I’m a big fan of open source software. I use it extensively at home and at work. I’ve also contributed to a few projects here and there. I think that on average, it is usually more secure, more stable, and more extensible than proprietary software. Oh, and it’s usually free too.
I got a little reminder today that proprietary software isn’t necessarily the best software. I recently upgraded to Ubuntu 8.10. The first time booting up into the new version of the OS, a little pop-up notified me that some proprietary drivers were available for my graphics adapter. Sweet, I thought. Maybe now I can finally enable Compiz on my work laptop. The driver installed without a problem, and sure enough, most features of Compiz worked without an issue. However, over time I noticed Compiz was slowing things down a bit (it’s an older laptop, with an older graphics adapter), so I disabled it.
Today, I was scheduled to give a presentation to a small group of peers at work. I arrived on time, hooked up my laptop to the projector like I’ve done a hundred times before, and hit the magical key sequence to change the resolution and output to the projector. Nothing. I tried again and again, even rebooting. Nothing. Fifteen minutes after the presentation should have started, I finally bit the bullet and booted into Windows to give the presentation…something I have only done one other time since putting Ubuntu on my work laptop. Man I was pissed, especially since it took Windows forever to boot…reminding me why I switched to Ubuntu in the first place.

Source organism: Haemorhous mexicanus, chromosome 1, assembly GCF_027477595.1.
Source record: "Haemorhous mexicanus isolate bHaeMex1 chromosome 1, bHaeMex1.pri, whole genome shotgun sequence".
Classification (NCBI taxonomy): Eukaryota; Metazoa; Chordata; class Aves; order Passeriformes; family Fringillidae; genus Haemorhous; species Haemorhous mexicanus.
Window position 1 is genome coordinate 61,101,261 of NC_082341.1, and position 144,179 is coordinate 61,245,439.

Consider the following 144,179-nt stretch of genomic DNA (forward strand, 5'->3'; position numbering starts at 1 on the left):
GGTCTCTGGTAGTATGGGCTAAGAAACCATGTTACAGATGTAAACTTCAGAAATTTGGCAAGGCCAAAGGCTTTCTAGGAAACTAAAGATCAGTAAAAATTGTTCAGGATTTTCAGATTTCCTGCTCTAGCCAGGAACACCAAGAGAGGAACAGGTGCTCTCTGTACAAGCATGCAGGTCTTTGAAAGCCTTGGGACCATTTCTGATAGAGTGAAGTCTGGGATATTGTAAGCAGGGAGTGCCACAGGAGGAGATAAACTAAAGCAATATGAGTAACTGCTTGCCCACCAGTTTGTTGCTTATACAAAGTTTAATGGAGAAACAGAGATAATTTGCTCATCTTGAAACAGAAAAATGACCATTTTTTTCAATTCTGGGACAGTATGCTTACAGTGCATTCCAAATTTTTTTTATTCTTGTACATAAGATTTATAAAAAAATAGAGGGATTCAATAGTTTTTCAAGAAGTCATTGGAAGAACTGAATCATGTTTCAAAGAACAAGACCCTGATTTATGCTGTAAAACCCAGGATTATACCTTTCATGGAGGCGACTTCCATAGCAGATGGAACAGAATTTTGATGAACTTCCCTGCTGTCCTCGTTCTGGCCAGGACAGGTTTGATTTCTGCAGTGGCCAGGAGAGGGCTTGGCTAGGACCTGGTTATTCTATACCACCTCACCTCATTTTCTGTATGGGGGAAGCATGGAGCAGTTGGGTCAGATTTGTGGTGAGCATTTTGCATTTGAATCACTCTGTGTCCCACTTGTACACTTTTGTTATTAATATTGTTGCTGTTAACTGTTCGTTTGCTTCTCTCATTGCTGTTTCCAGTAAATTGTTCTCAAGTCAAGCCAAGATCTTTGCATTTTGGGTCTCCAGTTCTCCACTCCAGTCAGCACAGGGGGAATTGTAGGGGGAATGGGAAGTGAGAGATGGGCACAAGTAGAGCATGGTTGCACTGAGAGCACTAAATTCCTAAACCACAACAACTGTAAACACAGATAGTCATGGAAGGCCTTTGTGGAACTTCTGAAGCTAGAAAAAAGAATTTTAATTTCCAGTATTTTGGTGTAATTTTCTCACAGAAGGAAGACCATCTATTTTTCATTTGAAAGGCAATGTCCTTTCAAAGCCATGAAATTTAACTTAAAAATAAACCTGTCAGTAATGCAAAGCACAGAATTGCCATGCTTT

This worked fine in version 8.04. What the heck happened?
When I got back to my desk, I did some searching on the web, and found some forum threads indicating that a proprietary video driver could be the cause of such an issue. Remembering I had enabled the proprietary video driver, I quickly disabled it, hooked up to a projector, and tried again. Bingo! Worked like a charm. As a side benefit, I also got the dual-monitor support that had been advertised in the newest version of Ubuntu. Up until now, I couldn’t get that to work either.
So, the moral of the story is, just because it’s proprietary doesn’t always mean it’s better.